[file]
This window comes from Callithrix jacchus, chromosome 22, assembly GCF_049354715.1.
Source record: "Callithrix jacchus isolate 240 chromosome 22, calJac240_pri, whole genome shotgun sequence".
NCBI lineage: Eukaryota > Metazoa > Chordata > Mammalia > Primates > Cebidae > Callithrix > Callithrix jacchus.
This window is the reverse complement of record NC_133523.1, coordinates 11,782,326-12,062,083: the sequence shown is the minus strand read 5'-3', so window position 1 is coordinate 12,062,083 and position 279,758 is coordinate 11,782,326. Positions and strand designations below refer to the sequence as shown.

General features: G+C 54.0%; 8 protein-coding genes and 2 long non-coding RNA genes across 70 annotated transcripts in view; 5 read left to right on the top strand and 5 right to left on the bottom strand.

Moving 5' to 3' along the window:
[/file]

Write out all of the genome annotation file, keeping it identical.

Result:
This window comes from Callithrix jacchus, chromosome 22, assembly GCF_049354715.1.
Source record: "Callithrix jacchus isolate 240 chromosome 22, calJac240_pri, whole genome shotgun sequence".
NCBI lineage: Eukaryota > Metazoa > Chordata > Mammalia > Primates > Cebidae > Callithrix > Callithrix jacchus.
This window is the reverse complement of record NC_133523.1, coordinates 11,782,326-12,062,083: the sequence shown is the minus strand read 5'-3', so window position 1 is coordinate 12,062,083 and position 279,758 is coordinate 11,782,326. Positions and strand designations below refer to the sequence as shown.

General features: G+C 54.0%; 8 protein-coding genes and 2 long non-coding RNA genes across 70 annotated transcripts in view; 5 read left to right on the top strand and 5 right to left on the bottom strand.

Moving 5' to 3' along the window: